Anxiety and depression haunt most families. We try to exorcise the demons with therapy, prayer, prescription drugs, physical activity … you name it. However, the numbers don’t lie. Things are getting worse, and our kids are suffering the fallout.
Anxiety is now the most common form of mental illness in the US, affecting 10% of young teens. That number swells to 30% by the age of eighteen, until we find upwards of 40% of adults suffering from anxiety.
Anxiety and depression often hang out together, and our technologically advanced, postmodern lifestyles (including our warped online realities and social media melodrama) only seem to be dragging our kids deeper into this mental/emotional hurricane.
I was thirteen-years-old the first time I got thrown out of a Dairy Queen.
The manager came charging out from behind the counter like an angry drill sergeant. He glared at Andy and me with an iron jaw and then threw a stiff thumb over his shoulder toward the door.
“Out!” he hissed.
“What!” Andy demanded (although it came out Wh-Wh-Wh-What!). “What about them?” He motioned toward the trio of octogenarians—a balding, silver fox and his two blue-haired lady friends—seated two booths behind us. They were stifling laughs with handfuls of tattered napkins.
“Close your eyes,” I told my teenage recovery group. “Imagine yourself twenty years from now.” I gave them time to conjure up images. “You bump into somebody from this group, and they ask, ‘So, what do you do?’”
I let the question hang in the air.
“What’s your answer?”
As they opened their eyes, I saw a few glints of hope, but mostly just doubt and anxiety. Some of them had already lost the ability to dream, and that’s tragic. In all of them, however, I recognized a familiar fear—the horror of failure—twisted up with self-loathing for not measuring up to society’s standard of success.
When I meet with teens in addiction recovery, they know the first question I’m going to ask. I always reserve a portion of our time together for one seemingly insignificant inquiry:
“What’s something that made you laugh?”
This past week, a couple of girls had a uniquely silly experience, and one of them made a point to take note of it. “We have to remember this to tell Bert when he asks for something funny!” she’d told her friend. And they had.
Both girls were laughing so hard, it took several minutes of gasping and happy-tear wiping to tell their funny story.
(From Bert’s practical parenting side …)
Decades prior to devising the X-Plan, I was fighting a different battle as a greenhorn stay-at-home Dad. Long before I was worrying about my teenagers surviving an unpredictable world, I was locked in another epic battle.
The Footwear Fracas. The Stocking Struggle. The Battle of the Booties.
After 2017’s Las Vegas shooting, my 20-year-old son texted me: “If your generation doesn’t do something about this, we never will. You guys still freak out every time there’s a shooting, but this is normalcy for us.”
His words shot me down.
I had a high school history teacher who was a Vietnam vet. He once informed us, “Just so you know, I did tours in ‘Nam. Tick me off and I might pull a gun and kill every one of you. And I’d get away with it, too. Just shrug and say, ‘Sorry. Flashback. I thought they were a bunch of gooks.’” His head bobbed up and down when he spoke as if pounding the words in like nails. A matter-of-fact expression on his face. Left eye pinched into a half-wink. Just like someone taking aim through rifle sights. Continue reading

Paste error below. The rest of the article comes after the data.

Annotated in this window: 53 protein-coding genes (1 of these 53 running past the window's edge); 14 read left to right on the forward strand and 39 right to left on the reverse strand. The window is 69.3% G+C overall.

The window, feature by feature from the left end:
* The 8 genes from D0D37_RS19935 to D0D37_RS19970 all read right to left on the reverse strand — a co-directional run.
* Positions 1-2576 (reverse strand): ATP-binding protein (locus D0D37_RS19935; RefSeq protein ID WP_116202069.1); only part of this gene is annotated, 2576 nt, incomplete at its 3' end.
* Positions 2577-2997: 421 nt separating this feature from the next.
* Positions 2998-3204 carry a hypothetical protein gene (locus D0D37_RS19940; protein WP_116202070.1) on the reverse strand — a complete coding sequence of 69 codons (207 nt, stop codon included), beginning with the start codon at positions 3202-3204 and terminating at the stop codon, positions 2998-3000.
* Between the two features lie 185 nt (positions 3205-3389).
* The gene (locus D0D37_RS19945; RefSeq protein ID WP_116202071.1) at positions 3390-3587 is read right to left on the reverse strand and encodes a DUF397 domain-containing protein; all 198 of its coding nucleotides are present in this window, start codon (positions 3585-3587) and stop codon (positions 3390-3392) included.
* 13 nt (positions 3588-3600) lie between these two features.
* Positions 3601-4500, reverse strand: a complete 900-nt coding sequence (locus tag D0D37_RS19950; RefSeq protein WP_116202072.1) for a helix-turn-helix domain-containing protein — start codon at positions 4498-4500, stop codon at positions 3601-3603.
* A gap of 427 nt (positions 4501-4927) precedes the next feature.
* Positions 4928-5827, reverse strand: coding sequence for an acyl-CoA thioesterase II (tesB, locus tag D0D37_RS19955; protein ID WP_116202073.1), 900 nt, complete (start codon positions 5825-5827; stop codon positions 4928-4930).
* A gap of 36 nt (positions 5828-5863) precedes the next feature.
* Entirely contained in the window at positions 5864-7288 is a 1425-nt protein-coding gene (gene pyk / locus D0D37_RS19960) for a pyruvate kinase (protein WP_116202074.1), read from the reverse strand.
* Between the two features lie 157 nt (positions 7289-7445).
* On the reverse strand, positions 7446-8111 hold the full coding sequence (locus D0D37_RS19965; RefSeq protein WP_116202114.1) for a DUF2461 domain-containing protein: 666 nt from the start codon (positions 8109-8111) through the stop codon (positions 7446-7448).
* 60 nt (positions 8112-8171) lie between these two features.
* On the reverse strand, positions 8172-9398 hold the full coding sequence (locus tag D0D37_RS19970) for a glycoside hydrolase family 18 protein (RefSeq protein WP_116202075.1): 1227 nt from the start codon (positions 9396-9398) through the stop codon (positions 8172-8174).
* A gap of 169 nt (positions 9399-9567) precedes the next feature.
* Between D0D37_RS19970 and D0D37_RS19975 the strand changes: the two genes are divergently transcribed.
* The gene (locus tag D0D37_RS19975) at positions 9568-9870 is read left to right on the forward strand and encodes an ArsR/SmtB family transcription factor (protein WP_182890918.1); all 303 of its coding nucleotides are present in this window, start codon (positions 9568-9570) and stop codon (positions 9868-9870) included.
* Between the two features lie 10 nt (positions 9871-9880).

It’s taken me some time to comment on coach Jeff Walz’s rant about participation trophies because … well, to be honest, I am (as coach says) “a loser.”
I have a “participation trophy” from youth football.
My team had a perfect season, a feat few athletes at any level can celebrate. Even the worst teams screw up and win a game a two. But not my football team. The Enslow Bulldogs. Perfection. Not a single win. Never even close.
I have the trophy to prove it.
A friend and I were grousing about ignorance run amok.
“Americans get their information from internet memes,” I laughed. “And in the true spirit of democracy, dullards who have never cracked a book will cancel the votes of people who actually have a clue. What could go wrong?”
“You know what the problem is?” Tim challenged. “Our country’s a mess because teachers suck.”
Although I’ve been out of the classroom for a number of years, once a teacher, always a teacher. Plus, I have family and friends still slugging it out in the trenches. I know their battles and the wounds they carry.
“Dude, do you know what teachers endure on a daily basis?” I asked Tim. I found that, no, he didn’t. I fear most Americans might be as clueless.
(Straight out of left field, here are some helpful tips for parents with young baseball players. Baseball season is upon us–HUZZAH!)
Okay, Mom and Dad, consider this scenario: You’re sending your kid down a dark alley where flesh-eating zombies lurk. Your child may carry one weapon, either a 4-foot-long broom handle or a 30-foot-long utility pole.
Which would you hand him/her?
Though my Texas pals might balk, bigger is often not better. That’s certainly the case with youth baseball equipment.
I’ve had the maddening joy of coaching kids at every level in baseball, from tee-ball to young adult state tournament teams. At every level, I’ve seen kids struggle because of one common mistake—they’re using gear that doesn’t fit them.
I realize buying your kid a new bat and glove shouldn’t be rocket science. However, there’s a lot to consider (way more than I’ll attempt to address here).
Here are a few tips to help you pick what’s best for your child.